Please describe two of your most substantial, recent wins in practice.
On the merger side, I helped navigate ShowingTime Inc. through an extended review by the Federal Trade Commission of its $500 million vertical acquisition by
What is the most important lesson you learned as a first-year attorney and how does it inform your practice today?
Be proactive and don’t be afraid to ask questions. As a trial attorney in the DOJ Antitrust Division, I was assigned to a large case team as part of a sprawling international investigation. Unlike at a law firm, where a first-year might initially receive discrete assignments, I was just given broad parameters (e.g., figure out what evidence we have on a specific product and identify what to do next). It was overwhelming. In addition to spending a lot of time reviewing the evidence, I regularly sought out the advice and input of senior lawyers on how to approach what I was finding and align on next steps. Through these discussions, I also heard about other matters they were working on and offered to help. Through this outreach, I secured opportunities in that first year I never would have had if I had just sat in my office—I regularly interviewed witnesses, took attorney proffers, led grand jury sessions, negotiated plea agreements, and appeared in federal court on behalf of the United States. Because of this experience, my advice to first-year attorneys, in government or private practice, is always to reach out to senior lawyers and volunteer.
How do you define success in your practice?
I define long-term success as being a trusted antitrust adviser who consistently provides reliable advice that enables clients to achieve their business goals, but doing so in a way that is grounded in integrity. In addition, success to me is creating an enjoyable work environment. I have been lucky to work with many preeminent antitrust lawyers and the ones who have had the most influence on me are not only fantastic lawyers but they are good people. Because of these lawyers, I have always made it a priority (especially during the pandemic) to support rewarding and healthy teams, identifying stand-up opportunities for junior lawyers, setting self-imposed boundaries for calls and emails, looking ahead to avoid fire drills, celebrating wins (regardless of size), and encouraging everyone to pursue personal interests.
What are you most proud of as a lawyer?
Feeling fulfilled by knowing I have helped clients navigate the challenging and uncertain antitrust enforcement environment that we are in. Antitrust agency leadership under the Biden administration, particularly at the FTC, has made it clear that they want to make it harder, both procedurally and substantively, for companies to get deals done. This environment, in many ways, has made it challenging to obtain predictable outcomes, which our clients demand. I am proud that I have been part of teams that have obtained merger clearance for clients in this context, including a vertical transaction involving two technology companies. A deal with a similar profile likely would not have caught the attention of either agency just a few years ago and we faced extended review by the agency.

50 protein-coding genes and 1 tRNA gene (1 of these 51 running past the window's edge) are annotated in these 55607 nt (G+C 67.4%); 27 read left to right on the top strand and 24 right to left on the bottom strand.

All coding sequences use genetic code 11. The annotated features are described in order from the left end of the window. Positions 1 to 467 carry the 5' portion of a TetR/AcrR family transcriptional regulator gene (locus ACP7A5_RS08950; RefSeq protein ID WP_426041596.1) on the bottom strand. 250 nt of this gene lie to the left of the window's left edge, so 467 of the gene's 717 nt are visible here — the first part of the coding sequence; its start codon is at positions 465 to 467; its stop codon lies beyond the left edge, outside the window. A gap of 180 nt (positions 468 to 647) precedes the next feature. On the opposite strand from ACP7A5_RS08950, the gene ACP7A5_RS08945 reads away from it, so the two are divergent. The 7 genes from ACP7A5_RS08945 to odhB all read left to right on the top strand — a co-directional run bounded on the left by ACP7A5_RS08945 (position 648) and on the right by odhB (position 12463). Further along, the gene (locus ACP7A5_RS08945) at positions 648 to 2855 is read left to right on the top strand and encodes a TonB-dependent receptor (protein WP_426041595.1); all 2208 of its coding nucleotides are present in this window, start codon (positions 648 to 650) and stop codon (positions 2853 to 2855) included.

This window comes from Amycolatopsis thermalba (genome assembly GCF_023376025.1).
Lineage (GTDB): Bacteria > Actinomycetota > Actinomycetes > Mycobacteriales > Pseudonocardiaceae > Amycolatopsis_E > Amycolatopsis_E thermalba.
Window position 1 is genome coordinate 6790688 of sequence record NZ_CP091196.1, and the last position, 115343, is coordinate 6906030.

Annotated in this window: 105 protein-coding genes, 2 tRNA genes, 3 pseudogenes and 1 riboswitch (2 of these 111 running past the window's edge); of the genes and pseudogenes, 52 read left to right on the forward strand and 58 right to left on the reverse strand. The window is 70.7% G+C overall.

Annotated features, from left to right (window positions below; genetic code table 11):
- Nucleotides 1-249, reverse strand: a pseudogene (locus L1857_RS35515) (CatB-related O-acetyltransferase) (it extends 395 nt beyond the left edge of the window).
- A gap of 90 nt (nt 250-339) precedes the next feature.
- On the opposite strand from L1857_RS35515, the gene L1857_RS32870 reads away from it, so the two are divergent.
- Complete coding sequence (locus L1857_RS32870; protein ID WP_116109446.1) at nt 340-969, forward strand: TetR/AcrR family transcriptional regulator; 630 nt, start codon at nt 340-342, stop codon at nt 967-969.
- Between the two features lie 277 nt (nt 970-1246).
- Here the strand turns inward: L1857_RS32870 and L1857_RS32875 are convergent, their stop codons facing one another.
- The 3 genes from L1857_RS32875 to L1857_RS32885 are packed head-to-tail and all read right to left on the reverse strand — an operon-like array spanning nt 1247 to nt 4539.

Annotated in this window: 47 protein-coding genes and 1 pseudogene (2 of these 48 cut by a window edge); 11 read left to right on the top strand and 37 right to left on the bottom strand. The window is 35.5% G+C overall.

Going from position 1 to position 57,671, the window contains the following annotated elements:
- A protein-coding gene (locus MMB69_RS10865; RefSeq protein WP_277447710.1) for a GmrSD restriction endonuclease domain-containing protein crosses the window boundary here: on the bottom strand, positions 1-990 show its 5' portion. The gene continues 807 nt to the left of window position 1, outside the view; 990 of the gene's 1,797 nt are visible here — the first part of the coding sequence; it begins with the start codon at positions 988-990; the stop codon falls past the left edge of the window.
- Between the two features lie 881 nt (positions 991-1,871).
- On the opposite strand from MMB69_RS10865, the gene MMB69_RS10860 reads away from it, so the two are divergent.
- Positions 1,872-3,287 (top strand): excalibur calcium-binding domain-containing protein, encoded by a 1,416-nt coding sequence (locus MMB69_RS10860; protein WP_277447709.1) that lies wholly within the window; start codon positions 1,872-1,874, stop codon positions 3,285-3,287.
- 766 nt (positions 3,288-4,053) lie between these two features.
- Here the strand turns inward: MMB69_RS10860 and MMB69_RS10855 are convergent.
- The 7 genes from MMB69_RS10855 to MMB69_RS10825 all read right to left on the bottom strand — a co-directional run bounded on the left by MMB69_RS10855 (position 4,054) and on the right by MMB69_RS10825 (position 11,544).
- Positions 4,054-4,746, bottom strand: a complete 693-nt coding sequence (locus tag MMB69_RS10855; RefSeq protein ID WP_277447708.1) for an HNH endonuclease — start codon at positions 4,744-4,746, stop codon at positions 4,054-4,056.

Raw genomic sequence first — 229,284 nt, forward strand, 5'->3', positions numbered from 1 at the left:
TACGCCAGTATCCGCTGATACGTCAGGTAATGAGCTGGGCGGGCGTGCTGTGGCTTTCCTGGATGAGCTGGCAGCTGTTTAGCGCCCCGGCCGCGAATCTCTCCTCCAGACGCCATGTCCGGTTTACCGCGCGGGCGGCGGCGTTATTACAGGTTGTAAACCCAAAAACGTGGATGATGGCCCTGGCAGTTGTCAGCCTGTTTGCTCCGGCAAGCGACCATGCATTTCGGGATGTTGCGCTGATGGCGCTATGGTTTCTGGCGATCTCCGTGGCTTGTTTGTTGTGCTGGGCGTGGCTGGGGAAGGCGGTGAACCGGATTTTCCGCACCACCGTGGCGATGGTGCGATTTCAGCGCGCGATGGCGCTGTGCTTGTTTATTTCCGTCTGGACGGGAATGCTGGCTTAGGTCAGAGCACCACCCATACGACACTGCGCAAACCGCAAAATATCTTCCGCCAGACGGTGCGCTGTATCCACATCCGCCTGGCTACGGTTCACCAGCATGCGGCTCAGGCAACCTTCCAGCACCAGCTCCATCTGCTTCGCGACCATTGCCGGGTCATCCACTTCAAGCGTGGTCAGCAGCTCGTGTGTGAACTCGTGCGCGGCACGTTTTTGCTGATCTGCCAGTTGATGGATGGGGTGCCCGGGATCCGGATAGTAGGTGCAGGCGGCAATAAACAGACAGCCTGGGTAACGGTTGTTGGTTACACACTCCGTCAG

I am also proud that I have earned the respect of colleagues and peers in the antitrust bar. This past fall, I had the honor of serving as a non-governmental adviser at the International Competition Network Cartel Workshop in Lisbon. It was a very memorable experience to meet antitrust enforcers from around the world and, after nearly two years of being at home because of the pandemic, the opportunity to travel internationally felt both refreshing and motivating. I will never forget it.
Who is your greatest mentor in the law and what have they taught you?
I have been fortunate to be able to call several prominent lawyers in the antitrust bar mentors, including multiple trailblazing women, including
Just for fun, tell us your two favorite songs on your summer music playlist.
The chillwave vibes of “Feel It All Around” by Washed Out always make me feel like I should be relaxing at a beach. I run a lot in the summer (even in the DC heat) and am always looking for new tracks to motivate me on the next mile. Swedish House Mafia’s “Heaven Takes You Home” is the latest track on my running playlist.
Megan Gerking has secured many successful outcomes for clients in complex antitrust matters, including criminal conduct investigations and merger clearances. A member of the leadership of the American Bar Association’s Antitrust Section, the Oregon native’s favorite hobbies include running on the Capital Crescent trail and exploring neighborhood parks and playgrounds.
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